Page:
Canada’s imports from Colombia increased less dramatically. Monthly average imports from Colombia increased from US$58.7 million in the pre-CCOFTA period to US$59.5 million in the post-CCOFTA period, a 1.4 percent increase. From Figure 1, it can be seen that the Canadian imports from Colombia increased in 2010-2011 but stabilized since. Because of higher exports relative to imports, Canada’s trade balance with Colombia turned positive in 2012. Canada managed to sustain small trade surpluses with Colombia through 2013 and 2014.

On the other hand, the utilization rates[1] of the agreement for Canadian imports from Colombia remained high with the products facing larger tariff reductions having higher utilization rates, indicating that importers are well aware of the large tariff concessions offered by CCOFTA and they are taking advantage of what the agreement offers. The total utilization rate for the duty-free products was 1.2 percent, 44.5 percent for the products with 0.1 to 5.0 percentage points tariff reductions, 55.5 percent for the products with 5.1 to 10.0 percentage points reductions and 77.1 percent for the products with more than 10.0 percentage points reductions.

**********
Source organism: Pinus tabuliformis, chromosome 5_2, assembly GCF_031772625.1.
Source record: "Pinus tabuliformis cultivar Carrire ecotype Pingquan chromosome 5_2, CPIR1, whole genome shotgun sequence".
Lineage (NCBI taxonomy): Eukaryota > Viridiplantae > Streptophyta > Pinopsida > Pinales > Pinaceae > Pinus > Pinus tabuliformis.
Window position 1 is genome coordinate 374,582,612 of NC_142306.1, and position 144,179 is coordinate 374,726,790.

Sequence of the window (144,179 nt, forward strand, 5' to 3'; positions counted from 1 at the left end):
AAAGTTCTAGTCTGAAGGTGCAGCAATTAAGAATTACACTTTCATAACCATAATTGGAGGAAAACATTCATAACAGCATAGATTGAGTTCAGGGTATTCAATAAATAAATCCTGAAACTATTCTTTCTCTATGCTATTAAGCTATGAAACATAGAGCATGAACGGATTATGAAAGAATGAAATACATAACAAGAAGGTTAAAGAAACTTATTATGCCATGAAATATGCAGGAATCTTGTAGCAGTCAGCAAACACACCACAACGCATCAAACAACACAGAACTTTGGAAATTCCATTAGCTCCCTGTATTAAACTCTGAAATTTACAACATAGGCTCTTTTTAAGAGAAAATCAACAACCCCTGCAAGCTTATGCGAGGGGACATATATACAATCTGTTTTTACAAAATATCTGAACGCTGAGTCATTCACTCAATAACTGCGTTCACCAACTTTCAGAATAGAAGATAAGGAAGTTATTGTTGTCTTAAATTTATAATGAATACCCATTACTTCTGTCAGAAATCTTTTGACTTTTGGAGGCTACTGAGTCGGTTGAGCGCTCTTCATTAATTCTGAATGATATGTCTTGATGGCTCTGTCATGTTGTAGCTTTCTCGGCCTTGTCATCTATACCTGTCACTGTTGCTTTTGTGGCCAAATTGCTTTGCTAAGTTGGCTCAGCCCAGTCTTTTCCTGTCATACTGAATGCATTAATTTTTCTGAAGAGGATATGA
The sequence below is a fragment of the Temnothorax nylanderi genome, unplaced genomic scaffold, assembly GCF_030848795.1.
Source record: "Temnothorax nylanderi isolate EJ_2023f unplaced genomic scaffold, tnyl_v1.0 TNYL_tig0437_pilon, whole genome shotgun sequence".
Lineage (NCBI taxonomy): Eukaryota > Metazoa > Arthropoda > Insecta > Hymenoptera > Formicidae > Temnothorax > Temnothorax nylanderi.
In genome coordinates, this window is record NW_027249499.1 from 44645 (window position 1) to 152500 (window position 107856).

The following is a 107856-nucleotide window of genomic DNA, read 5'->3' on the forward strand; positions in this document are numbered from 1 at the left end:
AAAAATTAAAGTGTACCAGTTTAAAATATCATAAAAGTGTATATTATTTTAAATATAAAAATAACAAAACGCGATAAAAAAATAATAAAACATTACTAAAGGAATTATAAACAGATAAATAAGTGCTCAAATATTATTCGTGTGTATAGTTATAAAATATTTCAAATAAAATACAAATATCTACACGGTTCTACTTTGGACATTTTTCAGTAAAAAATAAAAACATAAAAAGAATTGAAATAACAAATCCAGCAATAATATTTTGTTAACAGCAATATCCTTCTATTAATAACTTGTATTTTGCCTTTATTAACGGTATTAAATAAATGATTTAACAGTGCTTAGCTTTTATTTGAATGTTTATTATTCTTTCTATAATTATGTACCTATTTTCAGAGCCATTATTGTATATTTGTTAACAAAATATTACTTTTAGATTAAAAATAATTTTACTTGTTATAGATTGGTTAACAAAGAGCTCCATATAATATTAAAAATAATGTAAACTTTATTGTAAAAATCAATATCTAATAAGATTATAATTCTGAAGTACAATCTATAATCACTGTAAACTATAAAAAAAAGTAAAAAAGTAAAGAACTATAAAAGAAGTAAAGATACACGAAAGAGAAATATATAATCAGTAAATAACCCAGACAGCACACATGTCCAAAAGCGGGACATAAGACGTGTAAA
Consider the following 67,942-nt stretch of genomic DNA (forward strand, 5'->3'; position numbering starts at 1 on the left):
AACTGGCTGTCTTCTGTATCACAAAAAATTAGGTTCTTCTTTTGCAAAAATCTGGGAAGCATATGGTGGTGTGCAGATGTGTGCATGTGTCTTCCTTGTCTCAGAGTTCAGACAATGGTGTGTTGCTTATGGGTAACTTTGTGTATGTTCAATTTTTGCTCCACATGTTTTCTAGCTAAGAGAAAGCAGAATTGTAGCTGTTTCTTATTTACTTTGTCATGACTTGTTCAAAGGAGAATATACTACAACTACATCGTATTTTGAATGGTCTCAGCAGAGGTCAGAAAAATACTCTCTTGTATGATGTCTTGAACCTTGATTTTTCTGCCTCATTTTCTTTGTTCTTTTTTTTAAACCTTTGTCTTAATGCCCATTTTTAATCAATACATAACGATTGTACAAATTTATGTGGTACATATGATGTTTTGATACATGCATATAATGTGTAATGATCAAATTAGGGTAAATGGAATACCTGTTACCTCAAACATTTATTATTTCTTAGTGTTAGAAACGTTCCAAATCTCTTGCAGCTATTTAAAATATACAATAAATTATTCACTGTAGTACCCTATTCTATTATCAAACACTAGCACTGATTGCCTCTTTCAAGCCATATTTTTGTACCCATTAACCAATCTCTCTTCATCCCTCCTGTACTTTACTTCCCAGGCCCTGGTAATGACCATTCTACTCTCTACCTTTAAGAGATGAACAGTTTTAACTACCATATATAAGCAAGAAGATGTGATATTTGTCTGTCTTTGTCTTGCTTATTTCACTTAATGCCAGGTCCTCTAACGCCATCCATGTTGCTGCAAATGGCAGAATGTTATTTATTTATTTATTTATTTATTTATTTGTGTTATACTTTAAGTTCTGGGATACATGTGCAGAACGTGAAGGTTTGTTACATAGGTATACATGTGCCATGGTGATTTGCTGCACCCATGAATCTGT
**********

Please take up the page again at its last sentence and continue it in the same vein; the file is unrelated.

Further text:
Products with 0.1 to 5.0 percentage points of tariff reductions and products with over 10.0 percentage points of tariff reductions experienced the most gains in imports. In contrast, products that were exempted and products with 5.1 to 10.0 percentage points of tariff reductions both experienced declines in imports.

Table 3: Monthly Average Canadian Imports from Colombia by the Extent of Tariff Reductions, US$

Tariff ReductionsPre-CCOFTAPost-CCOFTAChangePercentage Change (%)Utilization Rate (%)
Duty-Free Goods48,097,37448,506,237408,8630.91.2
Exempted Goods1,019,688730,134-289,554-28.40.0
0.1 – 5% Reductions388,748841,916453,168116.644.5
5.1 – 10% Reductions6,431,6645,876,648-555,016-8.655.5
Over 10% Reductions2,639,6213,497,664858,04432.577.1
Total58,670,59959,500,844830,2441.413.9

Source: Global Trade Atlas and Foreign Affairs, Trade and Development Canada calculations. Note: Sector figures do not add to the total due to the fact that some trade figures cannot match to tariff lines.